How to read a research paper | The Daily Star
12:00 AM, September 19, 2019 / LAST MODIFIED: 12:00 AM, September 19, 2019

How to read a research paper

There will come a time in our lives when we must take up the gruelling task of reading scientific journals. Sifting through pages after pages and losing sanity over the jargon is a given. Reading these papers is a highly active job requiring multiple rounds of re-reads, cogent interpretation and extensive note-taking. Unlike other literary texts, reading it front to back, top to bottom is a rookie mistake. It is a skill rarely taught. To master, one requires a lot of patience.

There are several forms of scientific literature mainly categorised under primary (e.g. original research) and secondary literature (e.g. review articles). Review articles can be further classed into literature, systematic, and meta-analyses review. These articles do not present any new data but are based on primary literature. The authors provide critical, constructive analysis through comparison and such. They act as a bridge between future and past research and are recommended for absolute beginners.

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Journals do not publish papers from all fields. Each field has designated journals with their own “impact factor”. The greater the impact factor, the higher the journal rank. Examples of renowned journals are Acta Mathematica, Genetica, IEEE Journal of Quantum Electronics, Nature, Physical Review Letters.

A typical scientific paper is structured in the IMRD form preceded by an abstract. The abstract describes the paper in a nutshell – the purpose of study, the methods used, the results achieved, and the inferences made. Abstracts can be too dense to deal for many newbies as they succinctly summarise the paper and can be read later. Introductions serve to pull in a reader, shed light on to the knowns and unknowns in the area of work, and gradually shifts to focus on the aim of the paper. Methodology revolves round the nitty-gritty of how the experiments were carried out. Results describe the findings both literally and graphically. Discussion puts the results in a broader perspective and it is here where the conclusion is drawn- whether the data is supportive or not.

To make things easier, divide this formidable task into two phases. Completion of the first phase will determine whether you need to progress on to the next. Because many a times, a paper is not related to your interest and wading though it is a waste of time. At first, begin with reading the title, abstract and introduction of the paper in hand. See when it was published; recent research is of vital importance. Note any headings and key terms. And skip to the conclusions. Skim through the references as well to get an idea on other related works. This phase is all about getting the essence of the concepts the author/s have worked on. It is likely to take 10-15 minutes at maximum. By the end, you should know if this is the right paper for you and if you want to dive into the details.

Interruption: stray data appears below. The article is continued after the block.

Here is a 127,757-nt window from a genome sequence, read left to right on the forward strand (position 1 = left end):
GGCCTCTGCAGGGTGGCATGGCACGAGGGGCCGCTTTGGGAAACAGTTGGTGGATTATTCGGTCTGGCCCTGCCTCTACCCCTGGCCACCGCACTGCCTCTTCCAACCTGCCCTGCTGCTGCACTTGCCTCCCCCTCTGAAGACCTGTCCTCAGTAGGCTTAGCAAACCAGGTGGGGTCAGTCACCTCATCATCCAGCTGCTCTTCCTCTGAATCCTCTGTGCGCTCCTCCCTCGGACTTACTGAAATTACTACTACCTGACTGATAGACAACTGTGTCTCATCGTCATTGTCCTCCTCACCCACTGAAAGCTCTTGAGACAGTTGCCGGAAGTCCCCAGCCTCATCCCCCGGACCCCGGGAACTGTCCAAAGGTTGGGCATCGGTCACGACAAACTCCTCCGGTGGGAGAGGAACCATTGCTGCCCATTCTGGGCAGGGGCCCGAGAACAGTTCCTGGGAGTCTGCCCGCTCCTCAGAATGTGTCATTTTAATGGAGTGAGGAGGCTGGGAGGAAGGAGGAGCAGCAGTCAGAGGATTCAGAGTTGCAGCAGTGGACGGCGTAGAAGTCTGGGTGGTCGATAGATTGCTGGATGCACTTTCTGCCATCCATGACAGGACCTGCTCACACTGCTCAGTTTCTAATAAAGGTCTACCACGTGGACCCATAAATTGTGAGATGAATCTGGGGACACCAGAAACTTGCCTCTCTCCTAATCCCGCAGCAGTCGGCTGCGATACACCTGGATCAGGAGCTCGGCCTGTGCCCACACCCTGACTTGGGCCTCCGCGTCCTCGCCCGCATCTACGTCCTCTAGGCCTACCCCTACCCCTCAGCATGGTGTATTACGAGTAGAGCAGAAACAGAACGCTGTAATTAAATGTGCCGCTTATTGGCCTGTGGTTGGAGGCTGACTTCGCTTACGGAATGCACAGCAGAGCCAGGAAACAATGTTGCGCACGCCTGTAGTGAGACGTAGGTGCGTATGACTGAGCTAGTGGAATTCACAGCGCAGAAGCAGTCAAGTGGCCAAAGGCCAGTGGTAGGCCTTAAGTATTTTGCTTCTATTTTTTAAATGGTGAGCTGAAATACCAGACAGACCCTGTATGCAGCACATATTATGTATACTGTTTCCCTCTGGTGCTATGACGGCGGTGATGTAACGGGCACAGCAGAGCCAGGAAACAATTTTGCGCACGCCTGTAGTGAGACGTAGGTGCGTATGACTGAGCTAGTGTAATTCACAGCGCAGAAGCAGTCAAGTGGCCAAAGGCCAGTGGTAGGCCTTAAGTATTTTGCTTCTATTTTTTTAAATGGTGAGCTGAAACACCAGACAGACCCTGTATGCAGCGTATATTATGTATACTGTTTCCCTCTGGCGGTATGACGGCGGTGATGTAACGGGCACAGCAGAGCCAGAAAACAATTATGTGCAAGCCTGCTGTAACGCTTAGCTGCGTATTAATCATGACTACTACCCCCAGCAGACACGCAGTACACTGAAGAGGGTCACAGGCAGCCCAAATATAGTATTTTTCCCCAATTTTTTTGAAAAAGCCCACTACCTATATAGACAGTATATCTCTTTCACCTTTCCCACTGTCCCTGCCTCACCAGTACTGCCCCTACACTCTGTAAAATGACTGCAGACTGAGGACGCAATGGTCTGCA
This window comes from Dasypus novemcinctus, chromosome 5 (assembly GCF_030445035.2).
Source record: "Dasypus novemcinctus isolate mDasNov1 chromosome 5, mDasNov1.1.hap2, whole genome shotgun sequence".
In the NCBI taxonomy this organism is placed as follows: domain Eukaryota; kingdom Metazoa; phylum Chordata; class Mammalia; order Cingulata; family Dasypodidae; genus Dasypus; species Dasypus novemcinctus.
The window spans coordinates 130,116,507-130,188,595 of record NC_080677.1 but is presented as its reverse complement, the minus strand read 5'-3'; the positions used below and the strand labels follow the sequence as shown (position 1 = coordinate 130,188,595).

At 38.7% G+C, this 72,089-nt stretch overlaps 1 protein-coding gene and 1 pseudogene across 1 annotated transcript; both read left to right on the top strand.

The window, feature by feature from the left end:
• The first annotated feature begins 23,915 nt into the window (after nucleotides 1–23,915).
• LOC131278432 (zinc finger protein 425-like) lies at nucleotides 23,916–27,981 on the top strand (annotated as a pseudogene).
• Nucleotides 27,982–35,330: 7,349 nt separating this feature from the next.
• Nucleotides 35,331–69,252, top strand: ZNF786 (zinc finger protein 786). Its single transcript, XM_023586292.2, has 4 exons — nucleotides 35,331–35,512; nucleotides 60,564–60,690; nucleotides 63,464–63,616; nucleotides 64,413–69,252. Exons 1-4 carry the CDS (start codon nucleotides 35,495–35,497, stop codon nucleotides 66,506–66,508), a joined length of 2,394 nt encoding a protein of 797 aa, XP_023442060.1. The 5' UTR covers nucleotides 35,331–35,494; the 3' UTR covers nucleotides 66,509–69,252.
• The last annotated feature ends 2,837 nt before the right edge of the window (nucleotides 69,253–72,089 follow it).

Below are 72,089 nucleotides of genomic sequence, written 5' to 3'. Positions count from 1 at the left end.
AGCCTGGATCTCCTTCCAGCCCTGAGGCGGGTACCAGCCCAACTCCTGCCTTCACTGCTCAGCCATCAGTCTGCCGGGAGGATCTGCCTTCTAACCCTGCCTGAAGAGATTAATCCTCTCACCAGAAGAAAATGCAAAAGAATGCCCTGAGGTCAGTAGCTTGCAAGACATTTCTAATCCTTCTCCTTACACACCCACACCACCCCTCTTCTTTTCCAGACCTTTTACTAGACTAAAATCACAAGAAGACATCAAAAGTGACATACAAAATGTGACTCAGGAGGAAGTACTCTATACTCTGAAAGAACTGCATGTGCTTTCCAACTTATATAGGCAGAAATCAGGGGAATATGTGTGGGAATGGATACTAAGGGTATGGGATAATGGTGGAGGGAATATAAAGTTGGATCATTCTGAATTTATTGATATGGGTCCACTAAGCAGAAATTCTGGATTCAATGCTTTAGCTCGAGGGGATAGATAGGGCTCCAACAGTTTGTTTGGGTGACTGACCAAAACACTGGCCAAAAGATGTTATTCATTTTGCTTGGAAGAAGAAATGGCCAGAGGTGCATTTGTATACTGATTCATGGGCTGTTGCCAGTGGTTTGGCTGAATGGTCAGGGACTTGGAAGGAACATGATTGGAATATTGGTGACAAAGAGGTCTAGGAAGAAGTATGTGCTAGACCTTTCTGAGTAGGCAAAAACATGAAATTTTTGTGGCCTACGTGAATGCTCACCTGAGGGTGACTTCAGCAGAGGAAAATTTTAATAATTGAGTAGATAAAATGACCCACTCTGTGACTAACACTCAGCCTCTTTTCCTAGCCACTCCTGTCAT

Next, it is time to read with greater discretion, paying attention to the diagrams, figures and such. Move on to the methods and results. To know more about the background of the paper, go over unread references. This helps to discover what has or has not previously worked. Take notes of special points. Add comments. Expect to encounter new mechanisms and peculiar terminology.  You can always pass severely detailed work and return later. This step can take as long as you need and will drain the most out of you. So, at this stage it is wise to take a break. After completion, you’ll be able to summarise the paper more or less. Many even consider ditching the paper at this point and moving on to another. But before you do so, revisit the material one last time with a fresh mind. There might be a major portion of the paper still out of your grasp, especially the methodology section. And the frustration simply mounts on. Never hesitate to look these up on the Internet.

Once you are done, now ponder upon the work. Deeply. Look over the notes you took. Can the study be repeated? What has it been trying to find? Were the findings well-supported by evidence? How big was the sample size? Are there any factors in play? What are the limitations of the experiments? And so on.

It could take one, five or ten papers until you find what you were looking for. But bear in mind, all of this adds up to experience and better navigation when reading and of course, an improved sense of searching.


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